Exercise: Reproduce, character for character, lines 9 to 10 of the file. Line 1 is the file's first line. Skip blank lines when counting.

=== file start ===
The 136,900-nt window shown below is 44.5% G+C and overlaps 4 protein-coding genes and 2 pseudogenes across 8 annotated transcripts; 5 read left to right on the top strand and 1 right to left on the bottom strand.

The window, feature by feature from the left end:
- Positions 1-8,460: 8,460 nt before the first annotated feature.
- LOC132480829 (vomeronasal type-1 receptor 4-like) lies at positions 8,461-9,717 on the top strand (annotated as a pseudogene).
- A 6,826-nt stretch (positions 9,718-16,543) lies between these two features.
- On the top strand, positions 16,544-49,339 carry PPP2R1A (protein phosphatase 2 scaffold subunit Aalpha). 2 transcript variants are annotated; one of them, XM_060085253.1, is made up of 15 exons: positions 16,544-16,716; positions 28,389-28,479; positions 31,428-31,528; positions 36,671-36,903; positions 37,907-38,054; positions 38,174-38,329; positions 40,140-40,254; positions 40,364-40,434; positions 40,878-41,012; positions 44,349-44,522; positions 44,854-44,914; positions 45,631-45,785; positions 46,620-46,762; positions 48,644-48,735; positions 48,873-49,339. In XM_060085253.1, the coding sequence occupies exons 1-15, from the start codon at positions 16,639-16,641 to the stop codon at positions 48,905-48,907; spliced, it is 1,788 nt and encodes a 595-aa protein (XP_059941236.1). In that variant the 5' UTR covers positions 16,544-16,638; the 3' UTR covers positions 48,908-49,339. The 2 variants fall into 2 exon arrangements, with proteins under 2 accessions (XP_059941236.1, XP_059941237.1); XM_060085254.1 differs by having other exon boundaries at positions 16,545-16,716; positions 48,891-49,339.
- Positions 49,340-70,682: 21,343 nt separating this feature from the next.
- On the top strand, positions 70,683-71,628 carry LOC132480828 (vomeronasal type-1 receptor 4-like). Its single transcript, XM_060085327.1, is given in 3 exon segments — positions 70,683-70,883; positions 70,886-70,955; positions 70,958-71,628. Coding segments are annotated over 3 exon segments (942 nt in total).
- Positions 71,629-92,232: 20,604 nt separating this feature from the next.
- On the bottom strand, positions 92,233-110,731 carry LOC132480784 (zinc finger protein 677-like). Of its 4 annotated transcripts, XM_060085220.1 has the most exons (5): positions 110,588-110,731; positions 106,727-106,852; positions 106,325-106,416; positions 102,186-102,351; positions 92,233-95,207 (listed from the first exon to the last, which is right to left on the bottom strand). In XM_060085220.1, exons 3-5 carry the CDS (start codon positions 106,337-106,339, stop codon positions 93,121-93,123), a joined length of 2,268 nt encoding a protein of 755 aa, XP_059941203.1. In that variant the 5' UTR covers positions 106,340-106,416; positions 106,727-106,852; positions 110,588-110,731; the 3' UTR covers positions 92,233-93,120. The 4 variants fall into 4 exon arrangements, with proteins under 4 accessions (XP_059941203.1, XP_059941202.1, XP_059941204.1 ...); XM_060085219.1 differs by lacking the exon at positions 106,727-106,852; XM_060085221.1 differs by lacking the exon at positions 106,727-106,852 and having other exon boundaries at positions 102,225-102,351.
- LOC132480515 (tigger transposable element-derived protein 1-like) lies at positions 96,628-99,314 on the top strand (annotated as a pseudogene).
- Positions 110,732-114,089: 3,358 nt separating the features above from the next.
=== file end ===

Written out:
- Positions 71,629-92,232: 20,604 nt separating this feature from the next.
- On the bottom strand, positions 92,233-110,731 carry LOC132480784 (zinc finger protein 677-like). Of its 4 annotated transcripts, XM_060085220.1 has the most exons (5): positions 110,588-110,731; positions 106,727-106,852; positions 106,325-106,416; positions 102,186-102,351; positions 92,233-95,207 (listed from the first exon to the last, which is right to left on the bottom strand). In XM_060085220.1, exons 3-5 carry the CDS (start codon positions 106,337-106,339, stop codon positions 93,121-93,123), a joined length of 2,268 nt encoding a protein of 755 aa, XP_059941203.1. In that variant the 5' UTR covers positions 106,340-106,416; positions 106,727-106,852; positions 110,588-110,731; the 3' UTR covers positions 92,233-93,120. The 4 variants fall into 4 exon arrangements, with proteins under 4 accessions (XP_059941203.1, XP_059941202.1, XP_059941204.1 ...); XM_060085219.1 differs by lacking the exon at positions 106,727-106,852; XM_060085221.1 differs by lacking the exon at positions 106,727-106,852 and having other exon boundaries at positions 102,225-102,351.